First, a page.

Encyclopedia of Clinical Neuropsychology

2018 Edition
| Editors: Jeffrey S. Kreutzer, John DeLuca, Bruce Caplan


  • Susan K. JohnsonEmail author
  • Michael R. Villanueva
Reference work entry
DOI: https://doi.org/10.1007/978-3-319-57111-9_560


Iatrogenic refers to a complication or adverse result of a medical therapy or diagnostic procedure that is inadvertently induced by a physician, psychologist, therapist, or other healthcare professionals.

Current Knowledge


Iatrogenic conditions almost exclusively refer to complications or adverse effects stemming from medical treatment, while the healthcare professional is often not blamed. In fact, sometimes an individual (patient) may react atypically to a medication or diagnostic procedure when compared with the average person under similar conditions. More specifically, an individual’s genetic makeup (e.g., genetic mutations) may variably predispose them to adversely react to certain medications. Yet, these types of outcomes are labeled idiosyncratic events by some and iatrogenic conditions by others. The term iatrogenic may appear vague to some individuals in part because its interpretation can be subjective and contextually influenced.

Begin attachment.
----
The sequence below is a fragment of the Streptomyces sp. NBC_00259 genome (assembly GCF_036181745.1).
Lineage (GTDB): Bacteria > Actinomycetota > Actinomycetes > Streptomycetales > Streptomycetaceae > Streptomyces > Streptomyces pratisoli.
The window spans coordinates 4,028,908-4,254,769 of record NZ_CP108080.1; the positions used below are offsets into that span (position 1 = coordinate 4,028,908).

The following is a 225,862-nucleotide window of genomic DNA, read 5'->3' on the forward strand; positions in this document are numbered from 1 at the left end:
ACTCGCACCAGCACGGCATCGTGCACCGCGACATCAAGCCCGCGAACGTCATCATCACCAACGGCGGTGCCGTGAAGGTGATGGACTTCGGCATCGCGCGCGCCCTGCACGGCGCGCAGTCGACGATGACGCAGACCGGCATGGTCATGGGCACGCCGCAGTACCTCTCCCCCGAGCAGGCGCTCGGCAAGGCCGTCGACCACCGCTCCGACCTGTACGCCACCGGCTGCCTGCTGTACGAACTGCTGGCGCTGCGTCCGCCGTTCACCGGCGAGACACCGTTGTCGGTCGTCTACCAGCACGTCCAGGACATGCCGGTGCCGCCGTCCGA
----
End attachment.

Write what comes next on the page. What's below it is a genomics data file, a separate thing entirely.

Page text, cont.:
Iatrogenic Sources


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Copyright information

© Springer International Publishing AG, part of Springer Nature 2018

Authors and Affiliations

  1. 1.Department of PsychologyUniversity of North Carolina at CharlotteCharlotteUSA